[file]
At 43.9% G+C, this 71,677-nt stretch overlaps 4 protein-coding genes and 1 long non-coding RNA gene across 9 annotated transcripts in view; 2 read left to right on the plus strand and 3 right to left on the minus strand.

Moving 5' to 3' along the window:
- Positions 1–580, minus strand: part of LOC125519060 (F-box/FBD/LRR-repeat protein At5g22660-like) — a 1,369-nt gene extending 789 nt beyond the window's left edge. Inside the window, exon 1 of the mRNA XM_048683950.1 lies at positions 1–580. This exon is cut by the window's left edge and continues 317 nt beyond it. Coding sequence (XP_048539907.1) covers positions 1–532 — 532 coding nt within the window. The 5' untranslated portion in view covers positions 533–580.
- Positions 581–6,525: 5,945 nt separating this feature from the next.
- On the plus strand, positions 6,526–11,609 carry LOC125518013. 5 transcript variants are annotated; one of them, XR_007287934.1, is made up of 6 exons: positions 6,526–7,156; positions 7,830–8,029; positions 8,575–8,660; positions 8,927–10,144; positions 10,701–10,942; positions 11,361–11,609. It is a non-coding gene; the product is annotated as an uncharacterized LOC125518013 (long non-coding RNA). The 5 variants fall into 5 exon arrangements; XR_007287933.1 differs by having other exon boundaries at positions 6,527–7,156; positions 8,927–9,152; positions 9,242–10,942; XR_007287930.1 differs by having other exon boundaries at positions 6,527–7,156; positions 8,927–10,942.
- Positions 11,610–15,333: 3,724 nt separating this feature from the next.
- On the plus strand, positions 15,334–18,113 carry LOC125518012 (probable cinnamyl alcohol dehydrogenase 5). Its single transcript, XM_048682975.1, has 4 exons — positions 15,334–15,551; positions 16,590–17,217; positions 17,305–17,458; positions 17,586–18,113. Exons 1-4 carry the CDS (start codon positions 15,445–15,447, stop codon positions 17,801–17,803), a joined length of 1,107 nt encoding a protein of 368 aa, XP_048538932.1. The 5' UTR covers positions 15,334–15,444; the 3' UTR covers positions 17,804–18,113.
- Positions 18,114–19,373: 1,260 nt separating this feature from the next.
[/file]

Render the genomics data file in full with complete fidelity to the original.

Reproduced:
At 43.9% G+C, this 71,677-nt stretch overlaps 4 protein-coding genes and 1 long non-coding RNA gene across 9 annotated transcripts in view; 2 read left to right on the plus strand and 3 right to left on the minus strand.

Moving 5' to 3' along the window:
- Positions 1–580, minus strand: part of LOC125519060 (F-box/FBD/LRR-repeat protein At5g22660-like) — a 1,369-nt gene extending 789 nt beyond the window's left edge. Inside the window, exon 1 of the mRNA XM_048683950.1 lies at positions 1–580. This exon is cut by the window's left edge and continues 317 nt beyond it. Coding sequence (XP_048539907.1) covers positions 1–532 — 532 coding nt within the window. The 5' untranslated portion in view covers positions 533–580.
- Positions 581–6,525: 5,945 nt separating this feature from the next.
- On the plus strand, positions 6,526–11,609 carry LOC125518013. 5 transcript variants are annotated; one of them, XR_007287934.1, is made up of 6 exons: positions 6,526–7,156; positions 7,830–8,029; positions 8,575–8,660; positions 8,927–10,144; positions 10,701–10,942; positions 11,361–11,609. It is a non-coding gene; the product is annotated as an uncharacterized LOC125518013 (long non-coding RNA). The 5 variants fall into 5 exon arrangements; XR_007287933.1 differs by having other exon boundaries at positions 6,527–7,156; positions 8,927–9,152; positions 9,242–10,942; XR_007287930.1 differs by having other exon boundaries at positions 6,527–7,156; positions 8,927–10,942.
- Positions 11,610–15,333: 3,724 nt separating this feature from the next.
- On the plus strand, positions 15,334–18,113 carry LOC125518012 (probable cinnamyl alcohol dehydrogenase 5). Its single transcript, XM_048682975.1, has 4 exons — positions 15,334–15,551; positions 16,590–17,217; positions 17,305–17,458; positions 17,586–18,113. Exons 1-4 carry the CDS (start codon positions 15,445–15,447, stop codon positions 17,801–17,803), a joined length of 1,107 nt encoding a protein of 368 aa, XP_048538932.1. The 5' UTR covers positions 15,334–15,444; the 3' UTR covers positions 17,804–18,113.
- Positions 18,114–19,373: 1,260 nt separating this feature from the next.